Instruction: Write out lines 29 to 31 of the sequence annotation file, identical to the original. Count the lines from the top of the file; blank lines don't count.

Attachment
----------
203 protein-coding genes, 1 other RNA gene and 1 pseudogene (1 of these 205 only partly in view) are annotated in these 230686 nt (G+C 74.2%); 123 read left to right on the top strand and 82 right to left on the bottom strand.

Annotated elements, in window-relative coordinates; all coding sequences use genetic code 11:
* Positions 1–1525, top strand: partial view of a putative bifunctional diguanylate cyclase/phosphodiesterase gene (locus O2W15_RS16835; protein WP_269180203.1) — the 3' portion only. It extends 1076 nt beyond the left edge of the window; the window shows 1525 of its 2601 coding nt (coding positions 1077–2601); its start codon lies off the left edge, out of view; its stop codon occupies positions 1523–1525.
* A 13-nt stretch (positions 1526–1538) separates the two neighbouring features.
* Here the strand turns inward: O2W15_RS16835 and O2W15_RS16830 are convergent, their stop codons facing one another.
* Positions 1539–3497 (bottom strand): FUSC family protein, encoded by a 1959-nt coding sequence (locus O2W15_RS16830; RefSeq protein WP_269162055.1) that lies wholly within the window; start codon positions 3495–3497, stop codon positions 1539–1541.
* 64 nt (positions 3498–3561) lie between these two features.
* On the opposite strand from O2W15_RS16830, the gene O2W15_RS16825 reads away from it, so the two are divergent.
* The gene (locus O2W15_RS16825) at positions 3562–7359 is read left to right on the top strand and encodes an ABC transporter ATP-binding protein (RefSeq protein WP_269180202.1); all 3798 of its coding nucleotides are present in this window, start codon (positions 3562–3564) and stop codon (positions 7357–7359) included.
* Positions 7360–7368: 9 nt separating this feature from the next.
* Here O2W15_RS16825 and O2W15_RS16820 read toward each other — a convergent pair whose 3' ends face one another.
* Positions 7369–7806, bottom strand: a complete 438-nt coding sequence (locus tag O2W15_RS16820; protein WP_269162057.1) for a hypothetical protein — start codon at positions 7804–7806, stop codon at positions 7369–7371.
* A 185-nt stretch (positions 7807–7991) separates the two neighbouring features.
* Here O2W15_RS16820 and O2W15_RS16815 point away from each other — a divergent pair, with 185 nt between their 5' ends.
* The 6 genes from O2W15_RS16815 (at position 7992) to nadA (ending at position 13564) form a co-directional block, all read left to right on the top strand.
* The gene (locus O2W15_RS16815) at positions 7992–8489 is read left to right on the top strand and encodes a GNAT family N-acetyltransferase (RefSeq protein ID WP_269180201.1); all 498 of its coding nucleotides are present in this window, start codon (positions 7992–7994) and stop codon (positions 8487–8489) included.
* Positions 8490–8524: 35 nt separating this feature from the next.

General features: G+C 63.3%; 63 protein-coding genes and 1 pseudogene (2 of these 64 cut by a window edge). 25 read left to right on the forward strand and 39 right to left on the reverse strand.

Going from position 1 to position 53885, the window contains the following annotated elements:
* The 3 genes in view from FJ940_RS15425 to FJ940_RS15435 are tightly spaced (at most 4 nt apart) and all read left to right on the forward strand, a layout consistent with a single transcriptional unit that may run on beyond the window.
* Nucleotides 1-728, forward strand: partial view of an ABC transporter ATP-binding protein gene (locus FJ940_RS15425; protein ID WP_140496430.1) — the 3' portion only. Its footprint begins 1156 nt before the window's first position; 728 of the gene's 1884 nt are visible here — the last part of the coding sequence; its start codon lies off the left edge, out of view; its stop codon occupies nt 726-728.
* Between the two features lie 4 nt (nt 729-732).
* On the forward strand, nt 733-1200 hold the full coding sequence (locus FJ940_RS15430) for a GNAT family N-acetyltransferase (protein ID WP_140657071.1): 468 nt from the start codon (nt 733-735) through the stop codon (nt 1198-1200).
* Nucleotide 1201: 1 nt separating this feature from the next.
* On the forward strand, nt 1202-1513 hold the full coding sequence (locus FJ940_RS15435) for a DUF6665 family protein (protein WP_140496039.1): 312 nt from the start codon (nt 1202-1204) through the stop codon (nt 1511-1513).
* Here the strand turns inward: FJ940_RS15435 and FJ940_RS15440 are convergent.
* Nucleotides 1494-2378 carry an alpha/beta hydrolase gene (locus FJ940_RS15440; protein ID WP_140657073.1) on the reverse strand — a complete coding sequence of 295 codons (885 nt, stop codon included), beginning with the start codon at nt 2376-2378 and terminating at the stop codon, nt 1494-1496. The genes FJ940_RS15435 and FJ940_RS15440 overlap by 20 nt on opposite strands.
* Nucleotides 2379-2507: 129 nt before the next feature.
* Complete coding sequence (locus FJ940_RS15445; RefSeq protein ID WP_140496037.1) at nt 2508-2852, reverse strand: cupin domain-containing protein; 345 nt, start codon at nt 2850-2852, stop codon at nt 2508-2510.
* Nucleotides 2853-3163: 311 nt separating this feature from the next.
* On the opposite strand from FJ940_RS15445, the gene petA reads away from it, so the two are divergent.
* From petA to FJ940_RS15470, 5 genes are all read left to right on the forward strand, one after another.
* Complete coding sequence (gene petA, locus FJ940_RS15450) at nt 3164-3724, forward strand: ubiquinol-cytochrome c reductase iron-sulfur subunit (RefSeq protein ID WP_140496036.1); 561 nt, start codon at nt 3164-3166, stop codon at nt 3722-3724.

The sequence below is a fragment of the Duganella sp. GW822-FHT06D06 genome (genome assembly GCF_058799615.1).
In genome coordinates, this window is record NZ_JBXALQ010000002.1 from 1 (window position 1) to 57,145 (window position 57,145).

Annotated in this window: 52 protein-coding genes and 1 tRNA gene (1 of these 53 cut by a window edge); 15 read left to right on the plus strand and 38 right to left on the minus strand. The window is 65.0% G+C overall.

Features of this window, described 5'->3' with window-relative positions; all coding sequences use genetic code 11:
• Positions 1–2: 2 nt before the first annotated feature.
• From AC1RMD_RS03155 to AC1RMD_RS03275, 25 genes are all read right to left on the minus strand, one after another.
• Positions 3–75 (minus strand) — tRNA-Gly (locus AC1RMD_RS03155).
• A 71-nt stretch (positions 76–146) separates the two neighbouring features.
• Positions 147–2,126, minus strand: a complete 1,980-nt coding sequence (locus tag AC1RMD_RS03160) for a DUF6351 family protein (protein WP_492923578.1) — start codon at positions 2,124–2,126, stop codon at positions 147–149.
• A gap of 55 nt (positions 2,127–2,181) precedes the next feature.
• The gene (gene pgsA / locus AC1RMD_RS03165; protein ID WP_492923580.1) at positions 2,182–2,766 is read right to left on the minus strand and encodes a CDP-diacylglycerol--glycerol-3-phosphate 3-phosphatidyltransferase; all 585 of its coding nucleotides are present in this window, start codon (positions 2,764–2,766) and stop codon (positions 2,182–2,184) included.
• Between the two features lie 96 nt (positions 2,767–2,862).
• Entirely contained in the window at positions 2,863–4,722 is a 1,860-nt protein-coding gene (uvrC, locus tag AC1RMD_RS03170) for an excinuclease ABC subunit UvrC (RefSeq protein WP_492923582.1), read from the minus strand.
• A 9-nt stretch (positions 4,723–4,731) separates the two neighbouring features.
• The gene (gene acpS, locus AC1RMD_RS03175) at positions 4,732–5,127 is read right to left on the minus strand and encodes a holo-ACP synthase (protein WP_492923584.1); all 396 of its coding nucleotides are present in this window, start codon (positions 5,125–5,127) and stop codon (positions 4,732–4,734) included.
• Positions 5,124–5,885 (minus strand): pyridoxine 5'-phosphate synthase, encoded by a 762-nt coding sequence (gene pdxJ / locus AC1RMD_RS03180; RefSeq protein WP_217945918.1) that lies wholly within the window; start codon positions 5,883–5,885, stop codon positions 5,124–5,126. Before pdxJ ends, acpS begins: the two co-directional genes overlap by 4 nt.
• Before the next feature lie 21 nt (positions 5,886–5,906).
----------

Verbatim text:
* Complete coding sequence (locus FJ940_RS15445; RefSeq protein ID WP_140496037.1) at nt 2508-2852, reverse strand: cupin domain-containing protein; 345 nt, start codon at nt 2850-2852, stop codon at nt 2508-2510.
* Nucleotides 2853-3163: 311 nt separating this feature from the next.
* On the opposite strand from FJ940_RS15445, the gene petA reads away from it, so the two are divergent.